What I Learned This Week: #216

Monday, October 18 – Sunday, October 24, 2021

The Week in Farewell: One of my favorite downtown spots, Court Street Lobster Bar announced that they were closing this week. The cost of flying fish to Cincinnati, plus staffing in our Pandemic world were two deciding factors. I will miss their lobster mac n’ cheese and their BLT salad. I ordered both in one setting this week, even though I knew I couldn’t finish them both. Such decadence. I hope the owners rest up and try something new soon.

The Week in Pretty Woman, the Musical!: My Broadway Across America series began this week with Pretty Woman, the Musical. The show is a big bowl of mediocrity sprinkled with an outdated plot line, and the sound of ch-ching of the creators just cashing in. True to the movie to a fault, once I realized the songs were written by Bryan Adams, I couldn’t unhear him singing in my head. And while many in the audience seemed very pleased by the similarities to the movies – the appearance of Vivian in the iconic red dress brought a smattering of applause – I was more in the camp of the young woman sitting next to us. At intermission, referring to the plot of the rich white guy saving the poor hooker with a heart of gold, she said, “I thought they were going to fix it.” They didn’t.

Broadway Across America is the biggest crap shoot for my entertainment dollar. Most shows aren’t that great, but occasionally one comes through and is incredible. I haven’t bought the subscription package in years and only did so this year as a “gift” to the arts coming out of having no theater due to the pandemic. I often find that performers are phoning it in. It was hit and miss for Pretty Woman, but I could absolutely see the relief on their faces as they sang the finale. Oh well.

Pretty enough

The Week in Disney Meets Real Life: Walking home from lunch I heard a guy talking on the bar patio and as I got closer, I saw he was talking to a squirrel. “Stop playing with my wire. Go away. Go find something useful to do.” I hope the squirrel took the advice.

The Week in Not a Bodega: I grabbed lunch at a Avril’s butcher shop. They will make a sandwich with any of their deli meat in the counter, but the secret is to ask “what’s for lunch today” and 9 times out of 10 they’ll be cooking something up, fish, or corn dogs, or, like this week, Sloppy Joe’s. I got one, with their excellent coleslaw on it, but, alas, Avril’s only offers Utz’s potato chips. If you hand me a bag of Utz’s, I’ll eat them. If I’m choosing and purchasing my own chips, Utz is out.

In Downtown Cincinnati, we have little stores that very vaguely resemble what New Yorkers would call a bodega. The bodegas I see on TV and in movies are packed with all kinds of merchandise and they often seem to function as a neighborhood hub. The stores here, have a smattering of merchandise, very heavy on chips, sodas, single cans of cheap beer, and lottery tickets. They have cigarettes and you can buy two Tylenol, not the whole bottle. Helpful stuff for the neighborhood. These stores, and they are never referred to bodegas here, are all downtrodden, and run by a United Nations of clerks. They serve a purpose. I wish they had a catchier name.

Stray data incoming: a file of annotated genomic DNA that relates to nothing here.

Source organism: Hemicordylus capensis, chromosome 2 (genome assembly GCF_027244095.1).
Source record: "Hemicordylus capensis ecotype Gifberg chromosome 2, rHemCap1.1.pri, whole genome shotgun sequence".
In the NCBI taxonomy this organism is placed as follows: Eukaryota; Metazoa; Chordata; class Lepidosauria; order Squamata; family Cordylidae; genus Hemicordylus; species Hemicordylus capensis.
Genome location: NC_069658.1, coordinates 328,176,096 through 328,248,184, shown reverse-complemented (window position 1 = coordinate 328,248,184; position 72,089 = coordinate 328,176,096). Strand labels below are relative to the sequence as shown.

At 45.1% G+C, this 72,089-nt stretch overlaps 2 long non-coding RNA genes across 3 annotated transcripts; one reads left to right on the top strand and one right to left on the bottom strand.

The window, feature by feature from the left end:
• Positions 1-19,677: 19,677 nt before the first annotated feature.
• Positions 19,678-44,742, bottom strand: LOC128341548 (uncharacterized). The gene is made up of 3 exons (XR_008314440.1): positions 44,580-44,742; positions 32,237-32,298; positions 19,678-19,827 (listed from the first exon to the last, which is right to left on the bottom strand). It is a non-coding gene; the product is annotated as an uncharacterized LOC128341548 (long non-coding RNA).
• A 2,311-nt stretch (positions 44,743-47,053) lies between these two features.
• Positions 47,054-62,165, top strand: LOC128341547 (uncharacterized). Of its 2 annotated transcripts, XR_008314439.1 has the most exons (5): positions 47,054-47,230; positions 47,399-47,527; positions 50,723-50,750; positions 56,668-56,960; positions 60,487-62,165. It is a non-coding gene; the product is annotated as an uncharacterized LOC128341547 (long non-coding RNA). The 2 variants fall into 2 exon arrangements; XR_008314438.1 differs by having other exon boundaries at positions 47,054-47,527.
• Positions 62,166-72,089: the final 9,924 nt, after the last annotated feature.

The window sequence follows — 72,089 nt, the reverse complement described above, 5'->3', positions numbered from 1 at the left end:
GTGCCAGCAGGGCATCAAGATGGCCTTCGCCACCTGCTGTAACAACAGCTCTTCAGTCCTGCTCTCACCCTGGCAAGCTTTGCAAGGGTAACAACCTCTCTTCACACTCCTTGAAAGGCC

The Week in Nesting: Last fall I looked ahead to a pandemic tinged winter and thought I would be home more than usual, so I bought some items to make the winter more comfortable. I don’t need a lot of stuff, and hate buying just to be buying, but the kitchen tools I bought have all been well used.

This fall, I’m again looking ahead to what I think the winter, still tinged with COVID, will be like socially. I have many shows and events planned, but I’m still not going out as much as I used to. And, I’ve noticed, a lot of things I do tend to now end earlier, so I’m home earlier. The upshot is, this year’s nesting purchase was focused on making the most of my inside time. I’m the proud own of a new cozy sweater, some candles, and some slippers. I picture myself slipping into that sweater and slippers all winter, in my best Mr. Rogers impression. Gloomy winter ain’t gonna bother me.

The Week in Chains: I tend not to eat at chain restaurants if I can help it. Nothing against chains, I just prefer to support more local endeavors. In the neighborhood I grew up in, and where my Mom still lives, there is a Fricker’s Sports Bar that’s been there 35 years. It’s no surprise that I haven’t been there, buy neither has my Mom. Today she suggested it for our weekly lunch. We went. It looks and smells like a sports bar, and I mean that in the best way. We ate fried food. I had their default 20 oz beer (usually a pint is the default size). Mom got her chardonnay. We got to see the start of the Bengals game and all the customers in their Bengals regalia. It was fun and the food was good. I guess we’ll be going back.


The Week in Really Cooking: A few weeks ago I joined Christopher Kimball’s Milk Street Food and recipe site. (Quick review: great recipes, terrible interface.) Tonight I “made” their Pork and Chorizo Stew, and that’s in quotes because at some point, I just started cooking and stopped looking that the directions. My meats don’t match. No where does Milk Street call for paprika. I really have no idea what I made, but it’s a porky, saucy delight. Sometimes you have to listen to the recipe, and sometimes you have to listen to the pork.

I did some of their steps. The chunks of pork in the first pic are coated with a paste of chorizo, garlic, and spices. Then I just kept adding pork, chorizo, as the recipe called for, and a smoked pork chop cause I felt like it. The final product was, surprisingly a little sweet, so I hit it with some pepper and paprika. It turned out great…whatever the hell it is.

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